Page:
The decorated white villaines were gorgeous and versatile, which is well demonstrated by the depository in the National Museum of Finland, in Helsinki. When going on an expedition in early 20th century, Axel O. Heikel, researcher of ethnography, ended up in the Suiti area, among other places. The material he gathered in this area was handed over to the museum depository. The material obtained on the expedition was demonstrated in publication Axel O. Heikel, “Volstrachten In den Ostseeprovizen und in setukesien”. – Helsingfors, 1909, Taf. XIII.

Three decorated white villaines from the materials of The National Museum of Finland.

The decorated white villaine is attributed to the attire of bride and young girls. In early 20th century it was called aizsitenis. M. Siliņš describes it in the following manner: the decorated white villaine, an inseparable combination with the mēlene, i. e., the dark blue villaine, covers the mēlene over its copper string circles, by an extension of a hand-width.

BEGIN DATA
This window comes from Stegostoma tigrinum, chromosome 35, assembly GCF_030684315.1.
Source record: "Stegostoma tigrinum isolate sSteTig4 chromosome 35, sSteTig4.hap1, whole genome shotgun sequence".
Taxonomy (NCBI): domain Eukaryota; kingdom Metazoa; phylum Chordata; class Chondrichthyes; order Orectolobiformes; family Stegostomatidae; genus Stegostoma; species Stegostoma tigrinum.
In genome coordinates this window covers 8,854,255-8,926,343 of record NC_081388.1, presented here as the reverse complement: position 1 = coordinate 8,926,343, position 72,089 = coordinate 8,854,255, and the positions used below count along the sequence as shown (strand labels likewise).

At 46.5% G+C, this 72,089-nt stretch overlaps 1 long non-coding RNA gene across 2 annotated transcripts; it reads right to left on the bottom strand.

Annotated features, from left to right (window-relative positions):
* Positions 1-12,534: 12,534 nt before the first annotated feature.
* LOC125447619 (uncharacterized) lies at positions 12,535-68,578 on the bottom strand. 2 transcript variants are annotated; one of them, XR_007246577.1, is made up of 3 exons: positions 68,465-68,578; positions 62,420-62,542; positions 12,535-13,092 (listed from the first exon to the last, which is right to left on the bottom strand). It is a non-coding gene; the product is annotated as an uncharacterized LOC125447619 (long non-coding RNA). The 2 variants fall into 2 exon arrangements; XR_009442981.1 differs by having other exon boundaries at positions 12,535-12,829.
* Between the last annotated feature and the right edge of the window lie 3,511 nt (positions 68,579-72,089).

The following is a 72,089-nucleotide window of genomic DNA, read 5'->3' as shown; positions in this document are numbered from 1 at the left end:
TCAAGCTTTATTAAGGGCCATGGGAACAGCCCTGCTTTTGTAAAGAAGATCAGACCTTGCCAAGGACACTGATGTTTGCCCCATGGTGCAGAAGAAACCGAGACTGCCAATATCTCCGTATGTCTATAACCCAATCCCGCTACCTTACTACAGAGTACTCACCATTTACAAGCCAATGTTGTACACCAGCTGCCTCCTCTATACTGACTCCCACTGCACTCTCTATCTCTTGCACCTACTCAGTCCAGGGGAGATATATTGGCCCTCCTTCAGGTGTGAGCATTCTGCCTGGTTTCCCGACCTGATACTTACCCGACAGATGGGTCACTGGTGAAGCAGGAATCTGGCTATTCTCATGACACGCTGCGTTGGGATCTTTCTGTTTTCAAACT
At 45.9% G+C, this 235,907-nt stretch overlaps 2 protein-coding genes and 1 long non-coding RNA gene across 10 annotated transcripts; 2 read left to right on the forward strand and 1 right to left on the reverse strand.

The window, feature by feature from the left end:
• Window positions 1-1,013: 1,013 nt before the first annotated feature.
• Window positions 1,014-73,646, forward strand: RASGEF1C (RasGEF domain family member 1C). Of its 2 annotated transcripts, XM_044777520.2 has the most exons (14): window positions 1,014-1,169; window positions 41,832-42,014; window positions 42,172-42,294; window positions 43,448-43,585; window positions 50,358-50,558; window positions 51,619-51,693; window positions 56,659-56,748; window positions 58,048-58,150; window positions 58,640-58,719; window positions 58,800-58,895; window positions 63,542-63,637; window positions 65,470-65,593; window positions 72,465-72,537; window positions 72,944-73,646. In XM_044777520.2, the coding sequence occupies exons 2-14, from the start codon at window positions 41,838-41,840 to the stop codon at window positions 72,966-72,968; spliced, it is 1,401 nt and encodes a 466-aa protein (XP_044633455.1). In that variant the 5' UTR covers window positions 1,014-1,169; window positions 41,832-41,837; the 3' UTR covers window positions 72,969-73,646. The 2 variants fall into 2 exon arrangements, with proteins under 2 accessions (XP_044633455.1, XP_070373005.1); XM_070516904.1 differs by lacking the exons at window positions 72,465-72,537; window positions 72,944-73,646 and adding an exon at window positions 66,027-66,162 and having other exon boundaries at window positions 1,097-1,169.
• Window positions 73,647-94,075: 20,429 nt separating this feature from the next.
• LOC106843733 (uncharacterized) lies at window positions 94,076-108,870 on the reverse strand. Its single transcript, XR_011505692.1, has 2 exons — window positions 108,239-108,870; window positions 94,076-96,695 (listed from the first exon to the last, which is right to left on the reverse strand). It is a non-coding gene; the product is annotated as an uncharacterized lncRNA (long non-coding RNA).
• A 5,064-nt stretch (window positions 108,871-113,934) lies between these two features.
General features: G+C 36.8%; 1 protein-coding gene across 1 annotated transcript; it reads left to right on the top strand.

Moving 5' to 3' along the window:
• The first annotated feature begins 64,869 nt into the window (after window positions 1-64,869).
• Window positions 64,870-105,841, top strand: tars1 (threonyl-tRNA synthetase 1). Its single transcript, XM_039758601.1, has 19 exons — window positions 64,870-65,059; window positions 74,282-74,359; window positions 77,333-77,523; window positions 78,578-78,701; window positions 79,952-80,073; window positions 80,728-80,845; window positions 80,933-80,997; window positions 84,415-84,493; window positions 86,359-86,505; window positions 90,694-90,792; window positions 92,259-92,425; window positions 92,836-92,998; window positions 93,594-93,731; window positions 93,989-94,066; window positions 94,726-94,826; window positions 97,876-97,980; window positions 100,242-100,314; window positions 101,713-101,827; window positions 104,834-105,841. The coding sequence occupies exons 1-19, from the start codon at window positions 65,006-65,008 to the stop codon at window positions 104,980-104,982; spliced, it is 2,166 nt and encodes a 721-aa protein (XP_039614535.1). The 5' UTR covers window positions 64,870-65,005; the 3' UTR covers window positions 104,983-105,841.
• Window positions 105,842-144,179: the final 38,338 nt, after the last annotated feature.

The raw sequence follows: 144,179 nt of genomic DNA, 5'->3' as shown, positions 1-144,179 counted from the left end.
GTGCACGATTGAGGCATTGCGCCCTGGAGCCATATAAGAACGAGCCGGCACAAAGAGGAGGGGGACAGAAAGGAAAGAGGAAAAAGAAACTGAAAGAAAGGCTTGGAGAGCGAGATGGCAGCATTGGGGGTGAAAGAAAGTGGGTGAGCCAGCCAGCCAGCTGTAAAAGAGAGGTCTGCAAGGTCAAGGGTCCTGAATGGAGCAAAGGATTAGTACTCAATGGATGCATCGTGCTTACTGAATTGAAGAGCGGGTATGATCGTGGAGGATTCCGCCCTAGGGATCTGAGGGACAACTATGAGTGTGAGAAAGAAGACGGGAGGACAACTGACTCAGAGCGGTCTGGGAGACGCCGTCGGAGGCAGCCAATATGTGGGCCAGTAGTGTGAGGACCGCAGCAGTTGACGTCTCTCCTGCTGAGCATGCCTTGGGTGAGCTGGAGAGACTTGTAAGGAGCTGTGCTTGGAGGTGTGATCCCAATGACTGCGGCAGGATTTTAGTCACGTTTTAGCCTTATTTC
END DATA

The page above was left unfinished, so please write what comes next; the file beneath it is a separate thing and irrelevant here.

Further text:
Sometimes, just for the sake of showing off her dowry, the villaine was folded or hanging over the lady’s arm with the most luxuriant brooch the lady had pinned in it.


Mēlene is villaine in dark blue colour of size 90 x 140 cm. The mēlene is made from rumpled plain or huckaback woollen cloth with a cord tailored into its lower edge, where bronze or brass pendants could be attached to.

The pattern of villaine is formed in spirals of two lengths. The pattern band is created along the villaine lower edge and within its corners. The patterns in the villaine corners can be various.

Kanisers or the black shawl

The black shawl was considered under the category of the great shawls and was one of the favourites in the Suiti female wardrobe since its beginnings. The Suiti loved the shawl for its red colour and the bright lines along the shawl edges. The shawl was also put on the coat or fur coat during winters.